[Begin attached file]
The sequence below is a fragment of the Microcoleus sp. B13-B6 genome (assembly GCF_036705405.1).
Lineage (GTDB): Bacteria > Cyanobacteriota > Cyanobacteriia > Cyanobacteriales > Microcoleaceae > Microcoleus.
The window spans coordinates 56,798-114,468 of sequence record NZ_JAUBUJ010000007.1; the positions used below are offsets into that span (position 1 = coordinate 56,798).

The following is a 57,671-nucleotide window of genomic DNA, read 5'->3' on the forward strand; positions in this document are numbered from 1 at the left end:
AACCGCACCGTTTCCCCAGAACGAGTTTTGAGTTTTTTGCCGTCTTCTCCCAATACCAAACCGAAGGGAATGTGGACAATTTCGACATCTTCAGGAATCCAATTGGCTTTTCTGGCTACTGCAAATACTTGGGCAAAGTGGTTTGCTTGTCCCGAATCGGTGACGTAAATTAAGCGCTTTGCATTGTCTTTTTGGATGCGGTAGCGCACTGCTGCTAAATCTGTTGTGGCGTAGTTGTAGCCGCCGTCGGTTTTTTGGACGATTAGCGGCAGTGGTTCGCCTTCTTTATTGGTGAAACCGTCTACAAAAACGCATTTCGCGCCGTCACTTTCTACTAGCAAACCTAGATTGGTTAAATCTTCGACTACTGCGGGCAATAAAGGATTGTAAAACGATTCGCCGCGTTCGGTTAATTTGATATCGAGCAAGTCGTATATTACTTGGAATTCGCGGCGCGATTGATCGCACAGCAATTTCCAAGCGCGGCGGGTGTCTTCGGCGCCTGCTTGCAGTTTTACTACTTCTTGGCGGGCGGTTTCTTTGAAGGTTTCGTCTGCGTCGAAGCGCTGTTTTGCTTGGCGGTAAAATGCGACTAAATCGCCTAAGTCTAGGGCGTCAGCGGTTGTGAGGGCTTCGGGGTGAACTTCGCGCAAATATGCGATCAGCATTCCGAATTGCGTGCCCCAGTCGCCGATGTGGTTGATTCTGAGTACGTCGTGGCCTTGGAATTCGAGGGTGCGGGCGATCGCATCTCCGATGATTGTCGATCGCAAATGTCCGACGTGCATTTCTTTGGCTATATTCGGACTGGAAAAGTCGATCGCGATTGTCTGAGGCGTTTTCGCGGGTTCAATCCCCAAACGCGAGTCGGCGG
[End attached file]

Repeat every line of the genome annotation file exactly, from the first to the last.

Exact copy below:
The sequence below is a fragment of the Microcoleus sp. B13-B6 genome (assembly GCF_036705405.1).
Lineage (GTDB): Bacteria > Cyanobacteriota > Cyanobacteriia > Cyanobacteriales > Microcoleaceae > Microcoleus.
The window spans coordinates 56,798-114,468 of sequence record NZ_JAUBUJ010000007.1; the positions used below are offsets into that span (position 1 = coordinate 56,798).

The following is a 57,671-nucleotide window of genomic DNA, read 5'->3' on the forward strand; positions in this document are numbered from 1 at the left end:
AACCGCACCGTTTCCCCAGAACGAGTTTTGAGTTTTTTGCCGTCTTCTCCCAATACCAAACCGAAGGGAATGTGGACAATTTCGACATCTTCAGGAATCCAATTGGCTTTTCTGGCTACTGCAAATACTTGGGCAAAGTGGTTTGCTTGTCCCGAATCGGTGACGTAAATTAAGCGCTTTGCATTGTCTTTTTGGATGCGGTAGCGCACTGCTGCTAAATCTGTTGTGGCGTAGTTGTAGCCGCCGTCGGTTTTTTGGACGATTAGCGGCAGTGGTTCGCCTTCTTTATTGGTGAAACCGTCTACAAAAACGCATTTCGCGCCGTCACTTTCTACTAGCAAACCTAGATTGGTTAAATCTTCGACTACTGCGGGCAATAAAGGATTGTAAAACGATTCGCCGCGTTCGGTTAATTTGATATCGAGCAAGTCGTATATTACTTGGAATTCGCGGCGCGATTGATCGCACAGCAATTTCCAAGCGCGGCGGGTGTCTTCGGCGCCTGCTTGCAGTTTTACTACTTCTTGGCGGGCGGTTTCTTTGAAGGTTTCGTCTGCGTCGAAGCGCTGTTTTGCTTGGCGGTAAAATGCGACTAAATCGCCTAAGTCTAGGGCGTCAGCGGTTGTGAGGGCTTCGGGGTGAACTTCGCGCAAATATGCGATCAGCATTCCGAATTGCGTGCCCCAGTCGCCGATGTGGTTGATTCTGAGTACGTCGTGGCCTTGGAATTCGAGGGTGCGGGCGATCGCATCTCCGATGATTGTCGATCGCAAATGTCCGACGTGCATTTCTTTGGCTATATTCGGACTGGAAAAGTCGATCGCGATTGTCTGAGGCGTTTTCGCGGGTTCAATCCCCAAACGCGAGTCGGCGG